Mazars faces 'discrimination' lawsuit over XTX Markets snub

26 August 2022 2 min. read
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Professional services firm Mazars is being sued by XTX Markets, which alleges the audit and advisory group discriminated against its founder, Alexander Gerko. According to the claims, Mazars refused work with the firm as Gerko is a Russian citizen.

Launched in 2015, XTX Markets is an algorithmic trading company, based in London. Founder Alexander Gerko is a mathematician who has lived and worked in the UK since 2006, and retains a controlling stake in the firm, which he is co-CEO of alongside former Goldman Sachs Partner Zar Amrolia.

While Gerko was born in Russia, and retains Russian citizenship, the company has been publicly outspoken in its condemnation of the war in Ukraine. It has so far committed some £40.6m in humanitarian relief to Ukraine, and criticised the Russian government – criticism which called on the UK to expand its sanctions list.

Mazars faces 'discrimination' lawsuit over XTX Markets snub

XTX Markets is not itself subject of sanctions, however, accounting and consulting firm Mazars has reportedly refused to work with the firm. The company declined to provide payroll services to subsidiary, XTX Markets Technologies, due to its Russian-British billionaire owner. As reported by the Financial Times, this has seen the trading firm file a case of discrimination against Mazars, which it claims has broken its own public policy, as well as breaching UK equality legislation.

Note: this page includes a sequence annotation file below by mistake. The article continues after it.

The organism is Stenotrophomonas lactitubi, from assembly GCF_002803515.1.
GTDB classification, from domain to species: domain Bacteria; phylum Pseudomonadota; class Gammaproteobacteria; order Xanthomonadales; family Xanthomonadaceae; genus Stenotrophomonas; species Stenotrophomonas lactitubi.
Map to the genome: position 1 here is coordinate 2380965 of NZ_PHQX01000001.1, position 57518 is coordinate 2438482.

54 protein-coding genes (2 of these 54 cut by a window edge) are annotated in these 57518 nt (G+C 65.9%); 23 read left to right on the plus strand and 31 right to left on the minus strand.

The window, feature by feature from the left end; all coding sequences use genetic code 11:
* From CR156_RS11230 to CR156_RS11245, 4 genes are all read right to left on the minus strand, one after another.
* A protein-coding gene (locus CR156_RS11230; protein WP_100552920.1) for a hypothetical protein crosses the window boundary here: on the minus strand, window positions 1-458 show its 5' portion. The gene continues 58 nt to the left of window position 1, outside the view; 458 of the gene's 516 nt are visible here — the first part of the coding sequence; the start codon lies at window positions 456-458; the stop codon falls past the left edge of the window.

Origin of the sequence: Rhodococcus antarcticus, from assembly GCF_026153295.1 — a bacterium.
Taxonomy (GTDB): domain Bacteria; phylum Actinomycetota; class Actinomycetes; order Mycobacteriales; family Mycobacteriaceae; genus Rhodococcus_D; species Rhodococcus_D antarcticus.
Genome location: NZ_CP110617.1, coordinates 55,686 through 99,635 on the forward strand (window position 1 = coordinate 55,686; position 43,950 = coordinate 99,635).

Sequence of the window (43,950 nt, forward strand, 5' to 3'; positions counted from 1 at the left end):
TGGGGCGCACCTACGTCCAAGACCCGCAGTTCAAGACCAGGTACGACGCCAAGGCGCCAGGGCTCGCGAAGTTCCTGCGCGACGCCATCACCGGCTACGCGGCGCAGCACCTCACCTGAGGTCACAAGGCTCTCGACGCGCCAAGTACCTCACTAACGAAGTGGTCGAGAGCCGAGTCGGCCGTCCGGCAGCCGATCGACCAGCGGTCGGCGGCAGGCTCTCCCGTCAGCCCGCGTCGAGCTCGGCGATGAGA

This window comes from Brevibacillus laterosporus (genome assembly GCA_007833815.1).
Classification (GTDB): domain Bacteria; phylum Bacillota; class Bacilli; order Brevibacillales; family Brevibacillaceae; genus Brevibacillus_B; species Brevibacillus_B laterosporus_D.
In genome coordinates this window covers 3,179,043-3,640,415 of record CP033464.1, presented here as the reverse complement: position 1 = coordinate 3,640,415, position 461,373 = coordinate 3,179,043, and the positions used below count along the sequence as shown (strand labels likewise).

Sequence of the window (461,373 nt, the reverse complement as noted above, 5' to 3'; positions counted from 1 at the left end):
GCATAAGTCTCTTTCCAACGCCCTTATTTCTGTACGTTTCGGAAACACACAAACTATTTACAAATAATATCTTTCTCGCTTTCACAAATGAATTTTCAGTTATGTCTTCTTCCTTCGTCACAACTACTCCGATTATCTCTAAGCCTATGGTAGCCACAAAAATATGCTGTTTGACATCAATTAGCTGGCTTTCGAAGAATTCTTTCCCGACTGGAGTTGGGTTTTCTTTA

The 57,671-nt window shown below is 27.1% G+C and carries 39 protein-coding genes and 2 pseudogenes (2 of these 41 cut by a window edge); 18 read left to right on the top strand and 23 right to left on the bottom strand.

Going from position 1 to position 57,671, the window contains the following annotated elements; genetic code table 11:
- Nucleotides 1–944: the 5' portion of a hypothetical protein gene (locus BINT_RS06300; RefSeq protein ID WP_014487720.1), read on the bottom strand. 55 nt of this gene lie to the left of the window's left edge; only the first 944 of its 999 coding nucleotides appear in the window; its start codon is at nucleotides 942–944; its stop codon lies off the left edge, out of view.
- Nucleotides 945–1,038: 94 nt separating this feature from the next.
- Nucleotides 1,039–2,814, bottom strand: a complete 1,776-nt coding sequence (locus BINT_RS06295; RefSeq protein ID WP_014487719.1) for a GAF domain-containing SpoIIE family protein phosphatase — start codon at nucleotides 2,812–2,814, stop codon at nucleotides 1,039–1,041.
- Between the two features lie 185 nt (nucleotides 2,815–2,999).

An email to XTX Markets from Mazars Partner Erick Gillier seen by the press reportedly explained the firm was “perfectly aware of the UK, EU, and US sanctions programs,” but noted Mazars had taken a decision beyond that “not to accept any new clients with Russian ownership.” This does not seem to have satisfied XTX Markets, however.

Beyond the fact the firm claims Mazars’ public policy only states that it will not serve any sanctioned companies or individuals,  in filing the case, XTX Markets is looking for a declaration that Mazars’ breached the UK’s Equalities Act. Beyond that, it is not seeking damages, or a court order that Mazars’ provide services for the firm.

The case is a twist in the months-long move of the professional services sector away from working for Russian-owned clients. In the wake of the Russian military’s occupation of Eastern Ukraine, the relationships many top accountants had had with pro-Putin oligarchs drew public scrutiny. As such, a growing list of firms have since axed offices in Russia, and declined work from companies with Russian ownership.